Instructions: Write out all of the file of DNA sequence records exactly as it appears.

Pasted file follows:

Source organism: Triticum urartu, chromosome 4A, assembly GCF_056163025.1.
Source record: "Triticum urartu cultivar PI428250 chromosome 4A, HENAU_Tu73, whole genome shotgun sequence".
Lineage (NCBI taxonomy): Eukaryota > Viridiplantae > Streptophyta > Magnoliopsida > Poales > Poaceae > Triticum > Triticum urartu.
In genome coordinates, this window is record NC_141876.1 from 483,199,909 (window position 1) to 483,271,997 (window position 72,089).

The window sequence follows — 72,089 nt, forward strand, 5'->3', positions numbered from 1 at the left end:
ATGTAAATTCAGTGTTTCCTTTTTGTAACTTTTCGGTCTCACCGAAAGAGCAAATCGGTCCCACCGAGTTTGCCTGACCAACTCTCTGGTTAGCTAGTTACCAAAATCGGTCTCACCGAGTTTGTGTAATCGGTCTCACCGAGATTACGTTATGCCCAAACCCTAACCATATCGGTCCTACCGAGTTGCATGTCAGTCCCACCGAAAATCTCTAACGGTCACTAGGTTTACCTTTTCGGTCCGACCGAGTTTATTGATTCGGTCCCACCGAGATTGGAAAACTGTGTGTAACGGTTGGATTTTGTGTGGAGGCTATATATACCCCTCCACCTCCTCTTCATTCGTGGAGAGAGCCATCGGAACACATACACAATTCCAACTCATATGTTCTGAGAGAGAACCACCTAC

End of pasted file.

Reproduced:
Source organism: Triticum urartu, chromosome 4A, assembly GCF_056163025.1.
Source record: "Triticum urartu cultivar PI428250 chromosome 4A, HENAU_Tu73, whole genome shotgun sequence".
Lineage (NCBI taxonomy): Eukaryota > Viridiplantae > Streptophyta > Magnoliopsida > Poales > Poaceae > Triticum > Triticum urartu.
In genome coordinates, this window is record NC_141876.1 from 483,199,909 (window position 1) to 483,271,997 (window position 72,089).

The window sequence follows — 72,089 nt, forward strand, 5'->3', positions numbered from 1 at the left end:
ATGTAAATTCAGTGTTTCCTTTTTGTAACTTTTCGGTCTCACCGAAAGAGCAAATCGGTCCCACCGAGTTTGCCTGACCAACTCTCTGGTTAGCTAGTTACCAAAATCGGTCTCACCGAGTTTGTGTAATCGGTCTCACCGAGATTACGTTATGCCCAAACCCTAACCATATCGGTCCTACCGAGTTGCATGTCAGTCCCACCGAAAATCTCTAACGGTCACTAGGTTTACCTTTTCGGTCCGACCGAGTTTATTGATTCGGTCCCACCGAGATTGGAAAACTGTGTGTAACGGTTGGATTTTGTGTGGAGGCTATATATACCCCTCCACCTCCTCTTCATTCGTGGAGAGAGCCATCGGAACACATACACAATTCCAACTCATATGTTCTGAGAGAGAACCACCTAC